Concrete Columns to Second Floor.
12 concrete columns poured.
The twelve concrete columns to support the second floor.
Formwork hired and returned after the columns were finished.
The timber used to support the form work was from a house demolition.
The form work came with all bolts nuts and washers needed.
The day before a lot of small cement pieces with wire protruding were made, these were tied to the column steel so as to hold the steel away from the timber form work, they were about two inches square and one inch thick.
The hiring of the form work was paid for after finished with as each day added to the bill, so it is best to leave the form work in place for one night only.
High strength concrete was mixed by hand. All columns were poured on the one day.
The concrete was mixed in a large plastic bath like container and carried in the black plastic buckets.
The person putting the concrete into the forms used a metal shoot made from roofing iron to direct the poured concrete.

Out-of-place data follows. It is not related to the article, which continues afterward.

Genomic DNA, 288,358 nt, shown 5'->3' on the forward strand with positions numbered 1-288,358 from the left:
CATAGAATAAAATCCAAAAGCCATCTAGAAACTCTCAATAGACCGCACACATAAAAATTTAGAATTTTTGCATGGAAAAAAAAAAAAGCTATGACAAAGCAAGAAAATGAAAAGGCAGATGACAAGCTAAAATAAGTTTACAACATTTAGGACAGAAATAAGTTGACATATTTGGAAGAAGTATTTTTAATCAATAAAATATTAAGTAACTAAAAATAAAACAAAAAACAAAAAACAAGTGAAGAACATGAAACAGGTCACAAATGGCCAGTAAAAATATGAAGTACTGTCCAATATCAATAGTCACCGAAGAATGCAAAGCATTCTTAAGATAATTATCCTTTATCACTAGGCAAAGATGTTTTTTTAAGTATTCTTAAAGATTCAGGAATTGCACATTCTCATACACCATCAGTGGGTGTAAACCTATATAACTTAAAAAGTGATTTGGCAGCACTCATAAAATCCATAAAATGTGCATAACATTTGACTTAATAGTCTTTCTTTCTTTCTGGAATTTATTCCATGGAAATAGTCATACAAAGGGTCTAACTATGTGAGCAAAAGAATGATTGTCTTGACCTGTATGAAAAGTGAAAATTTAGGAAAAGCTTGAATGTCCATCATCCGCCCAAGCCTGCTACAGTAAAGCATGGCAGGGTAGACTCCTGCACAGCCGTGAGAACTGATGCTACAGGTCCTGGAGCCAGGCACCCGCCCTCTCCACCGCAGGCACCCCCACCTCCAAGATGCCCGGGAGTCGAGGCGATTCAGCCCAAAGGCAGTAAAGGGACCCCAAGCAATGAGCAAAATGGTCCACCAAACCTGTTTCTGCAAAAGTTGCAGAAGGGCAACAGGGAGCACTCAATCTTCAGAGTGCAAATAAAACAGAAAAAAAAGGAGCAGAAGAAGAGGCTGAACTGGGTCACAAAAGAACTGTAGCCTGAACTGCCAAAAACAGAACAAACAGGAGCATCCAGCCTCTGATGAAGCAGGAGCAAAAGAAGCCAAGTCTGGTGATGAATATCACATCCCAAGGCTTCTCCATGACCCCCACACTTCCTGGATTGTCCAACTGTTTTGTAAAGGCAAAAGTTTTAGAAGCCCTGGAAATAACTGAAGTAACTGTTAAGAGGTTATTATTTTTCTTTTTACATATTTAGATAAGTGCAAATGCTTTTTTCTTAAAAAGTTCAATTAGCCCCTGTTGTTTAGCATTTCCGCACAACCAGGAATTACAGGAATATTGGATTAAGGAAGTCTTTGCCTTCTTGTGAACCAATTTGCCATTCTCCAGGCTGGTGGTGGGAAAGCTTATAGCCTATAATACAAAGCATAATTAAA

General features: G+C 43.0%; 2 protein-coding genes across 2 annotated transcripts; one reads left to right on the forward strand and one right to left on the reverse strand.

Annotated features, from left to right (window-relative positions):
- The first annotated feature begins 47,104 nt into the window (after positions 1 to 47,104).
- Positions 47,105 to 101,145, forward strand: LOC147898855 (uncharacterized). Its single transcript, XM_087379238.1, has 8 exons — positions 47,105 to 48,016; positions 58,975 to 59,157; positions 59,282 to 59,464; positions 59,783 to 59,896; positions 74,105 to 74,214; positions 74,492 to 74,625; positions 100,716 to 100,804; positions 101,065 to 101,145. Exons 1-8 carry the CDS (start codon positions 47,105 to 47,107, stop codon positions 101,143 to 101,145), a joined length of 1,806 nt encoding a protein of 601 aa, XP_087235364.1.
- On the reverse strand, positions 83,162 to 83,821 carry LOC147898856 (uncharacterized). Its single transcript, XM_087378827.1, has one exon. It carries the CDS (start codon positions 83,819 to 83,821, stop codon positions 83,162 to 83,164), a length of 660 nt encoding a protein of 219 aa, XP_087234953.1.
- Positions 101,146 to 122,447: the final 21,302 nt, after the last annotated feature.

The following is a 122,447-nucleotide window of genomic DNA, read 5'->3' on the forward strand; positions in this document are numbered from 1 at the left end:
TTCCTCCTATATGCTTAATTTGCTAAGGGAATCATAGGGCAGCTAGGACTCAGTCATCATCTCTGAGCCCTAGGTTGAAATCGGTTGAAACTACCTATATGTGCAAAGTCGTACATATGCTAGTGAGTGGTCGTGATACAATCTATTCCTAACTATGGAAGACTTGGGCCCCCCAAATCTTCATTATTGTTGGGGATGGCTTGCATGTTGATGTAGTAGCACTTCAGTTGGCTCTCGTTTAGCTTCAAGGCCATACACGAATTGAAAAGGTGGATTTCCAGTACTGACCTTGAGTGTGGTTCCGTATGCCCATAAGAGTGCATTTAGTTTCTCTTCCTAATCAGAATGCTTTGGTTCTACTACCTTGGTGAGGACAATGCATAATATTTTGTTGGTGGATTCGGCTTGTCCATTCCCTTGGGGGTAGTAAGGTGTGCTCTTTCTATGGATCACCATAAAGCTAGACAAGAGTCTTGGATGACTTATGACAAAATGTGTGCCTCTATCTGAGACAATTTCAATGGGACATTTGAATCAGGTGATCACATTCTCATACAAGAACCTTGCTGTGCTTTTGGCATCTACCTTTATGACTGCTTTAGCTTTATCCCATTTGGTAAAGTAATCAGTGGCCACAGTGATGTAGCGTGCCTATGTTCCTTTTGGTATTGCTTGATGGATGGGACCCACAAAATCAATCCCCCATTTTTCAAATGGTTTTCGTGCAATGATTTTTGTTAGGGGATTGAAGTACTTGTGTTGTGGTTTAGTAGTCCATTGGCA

A vibrator was used to pack the concrete and nails used to mark the final height of the concrete in the columns.
The next day the new concrete columns were kept damp until they were wrapped in plastic sheeting so as to avoid them drying too fast.
The workers were confused as to the setting up of the direction that the columns should face on the wall that was not square to the rest of the building.
I had a problem with them wanting to set the columns square with the wall and not square with the building.
This was one example where anything unusual about the job needs to be supervised by you and double checked as the workers know only how to do the job in the usual way.
When they finally put the columns at the angle I wanted, they were not in line with each other.
This out of line columns thing caused quite a problem when it was time to fix the roof beams above the next floor, alterations had to be made or the roof could have finished two inches inside the bottom floor.
Go back to top.